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bull123

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Reply with quote  #61 
There are two companies that will check your metals:

NGC and PCGS ... the "dreaded collector" case folks

They have the best equipment in the world

and they even insure each coin they encase

but over the past 5 years, folks have shied away from them, just wanting the bare metal, as a way to stay close to spot price and save a few bucks ...

penny wise and pound foolish some might say ...

shrug=)
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Khachir7

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Posts: 72
Reply with quote  #62 
Quote:
Originally Posted by bull123
There are two companies that will check your metals:

NGC and PCGS ... the "dreaded collector" case folks

They have the best equipment in the world

and they even insure each coin they encase

but over the past 5 years, folks have shied away from them, just wanting the bare metal, as a way to stay close to spot price and save a few bucks ...

penny wise and pound foolish some might say ...

shrug=)


Thanks, bull. I researched both companies just now - they require one send his metals in... The problem is that I don't trust any of these people to send me back the real thing. I am thinking of some place where you can take your PM and have them pass it through an equipment in front of you. Why is no one doing it?? Anyone wants to partner with me to open a business like that?
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bull123

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Reply with quote  #63 
because unless it is put in a fool proof case ... (NGC and PCGS both do this)

the moment you walk out the door ... the certification means nothing
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Khachir7

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Reply with quote  #64 
Quote:
Originally Posted by bull123
because unless it is put in a fool proof case ... (NGC and PCGS both do this)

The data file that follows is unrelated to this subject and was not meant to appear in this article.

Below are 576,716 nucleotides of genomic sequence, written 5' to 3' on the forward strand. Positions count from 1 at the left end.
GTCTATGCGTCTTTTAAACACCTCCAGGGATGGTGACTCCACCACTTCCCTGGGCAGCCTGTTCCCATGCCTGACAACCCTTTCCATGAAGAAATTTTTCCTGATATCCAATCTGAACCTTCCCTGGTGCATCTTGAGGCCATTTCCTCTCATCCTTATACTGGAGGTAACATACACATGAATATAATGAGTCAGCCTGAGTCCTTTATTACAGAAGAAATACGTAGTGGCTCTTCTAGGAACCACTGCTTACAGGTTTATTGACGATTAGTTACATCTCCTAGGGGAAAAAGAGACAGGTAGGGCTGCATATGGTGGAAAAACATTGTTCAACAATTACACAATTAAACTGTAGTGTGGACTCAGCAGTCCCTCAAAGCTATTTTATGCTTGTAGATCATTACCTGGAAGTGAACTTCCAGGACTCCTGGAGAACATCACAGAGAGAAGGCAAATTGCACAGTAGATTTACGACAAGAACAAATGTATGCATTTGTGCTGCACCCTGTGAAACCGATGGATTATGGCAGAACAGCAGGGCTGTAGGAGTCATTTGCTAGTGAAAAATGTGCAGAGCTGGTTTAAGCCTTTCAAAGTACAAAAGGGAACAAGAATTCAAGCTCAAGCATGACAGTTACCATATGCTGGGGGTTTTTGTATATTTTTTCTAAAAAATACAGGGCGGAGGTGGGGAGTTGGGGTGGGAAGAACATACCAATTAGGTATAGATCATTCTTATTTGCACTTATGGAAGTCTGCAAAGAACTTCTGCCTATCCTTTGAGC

the moment you walk out the door ... the certification means nothing


No certification. Just a service of checking the composition using a sophisticated equipment. For the owner to verify what they have.
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JG

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Reply with quote  #65 
Quote:
Originally Posted by nobody
Towards the end, there was a disclaimer on the site saying the depository wasn't responsible for verifying metal (true to IDS' terms) - and things were getting shipped in and out directly from IDS at the end.


Funny, I was just looking at the IDS storage agreement. It says "[limitation to liabilities regarding authentication, and quality control] IDS will not be responsible for the authenticity, provide [sic] however, that IDS staff will use its best efforts to review all incoming products for known specifications (i.e. weight verification, size, appearance )."

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Khachir7

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Reply with quote  #66 
JG, I just don't understand what I am missing here. Why won't anyone provide this service? I am assuming that there is an equipment out there that can provide accurate content specs, no?
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bull123

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Reply with quote  #67 
I will tell you why ...

The minute you walk out the door with your "certification" it will need to be certified again

U could pull the switcharoo in the backseat of your car in the parking lot of the certification center

I was just watching CNBC and they had an analyst on who was saying 87% of the world counterfeit market originates in China

and that is for ALL products ... not just bullion

The Chinese are master duplicators ... to think they won't get the weight and height and whatever right, is to underestimate their cunning ... their economy is based on stealing the work of others.

This all will have HUGE ramifications for the loose bullion markets